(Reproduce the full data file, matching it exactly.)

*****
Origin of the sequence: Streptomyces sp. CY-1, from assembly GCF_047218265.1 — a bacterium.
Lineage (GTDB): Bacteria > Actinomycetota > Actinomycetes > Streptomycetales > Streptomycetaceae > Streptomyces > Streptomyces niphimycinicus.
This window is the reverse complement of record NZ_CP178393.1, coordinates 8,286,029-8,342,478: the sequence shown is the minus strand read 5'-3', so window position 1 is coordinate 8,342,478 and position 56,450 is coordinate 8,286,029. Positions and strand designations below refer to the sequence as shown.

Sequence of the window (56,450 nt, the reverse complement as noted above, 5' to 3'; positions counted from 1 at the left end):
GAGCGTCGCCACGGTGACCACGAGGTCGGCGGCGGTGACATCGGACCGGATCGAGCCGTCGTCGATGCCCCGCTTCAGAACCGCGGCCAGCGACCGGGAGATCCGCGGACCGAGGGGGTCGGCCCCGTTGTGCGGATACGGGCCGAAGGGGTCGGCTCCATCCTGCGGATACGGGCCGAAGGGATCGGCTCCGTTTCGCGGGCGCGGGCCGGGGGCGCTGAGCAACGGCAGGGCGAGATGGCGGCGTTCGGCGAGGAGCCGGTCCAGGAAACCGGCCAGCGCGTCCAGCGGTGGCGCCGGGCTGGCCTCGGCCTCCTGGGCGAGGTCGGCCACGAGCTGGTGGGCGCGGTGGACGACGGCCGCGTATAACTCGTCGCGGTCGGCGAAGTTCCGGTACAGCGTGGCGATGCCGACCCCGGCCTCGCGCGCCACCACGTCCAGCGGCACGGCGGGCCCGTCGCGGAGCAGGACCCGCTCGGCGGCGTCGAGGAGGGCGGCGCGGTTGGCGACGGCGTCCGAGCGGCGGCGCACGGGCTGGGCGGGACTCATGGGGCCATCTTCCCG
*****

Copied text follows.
Origin of the sequence: Streptomyces sp. CY-1, from assembly GCF_047218265.1 — a bacterium.
Lineage (GTDB): Bacteria > Actinomycetota > Actinomycetes > Streptomycetales > Streptomycetaceae > Streptomyces > Streptomyces niphimycinicus.
This window is the reverse complement of record NZ_CP178393.1, coordinates 8,286,029-8,342,478: the sequence shown is the minus strand read 5'-3', so window position 1 is coordinate 8,342,478 and position 56,450 is coordinate 8,286,029. Positions and strand designations below refer to the sequence as shown.

Sequence of the window (56,450 nt, the reverse complement as noted above, 5' to 3'; positions counted from 1 at the left end):
GAGCGTCGCCACGGTGACCACGAGGTCGGCGGCGGTGACATCGGACCGGATCGAGCCGTCGTCGATGCCCCGCTTCAGAACCGCGGCCAGCGACCGGGAGATCCGCGGACCGAGGGGGTCGGCCCCGTTGTGCGGATACGGGCCGAAGGGGTCGGCTCCATCCTGCGGATACGGGCCGAAGGGATCGGCTCCGTTTCGCGGGCGCGGGCCGGGGGCGCTGAGCAACGGCAGGGCGAGATGGCGGCGTTCGGCGAGGAGCCGGTCCAGGAAACCGGCCAGCGCGTCCAGCGGTGGCGCCGGGCTGGCCTCGGCCTCCTGGGCGAGGTCGGCCACGAGCTGGTGGGCGCGGTGGACGACGGCCGCGTATAACTCGTCGCGGTCGGCGAAGTTCCGGTACAGCGTGGCGATGCCGACCCCGGCCTCGCGCGCCACCACGTCCAGCGGCACGGCGGGCCCGTCGCGGAGCAGGACCCGCTCGGCGGCGTCGAGGAGGGCGGCGCGGTTGGCGACGGCGTCCGAGCGGCGGCGCACGGGCTGGGCGGGACTCATGGGGCCATCTTCCCG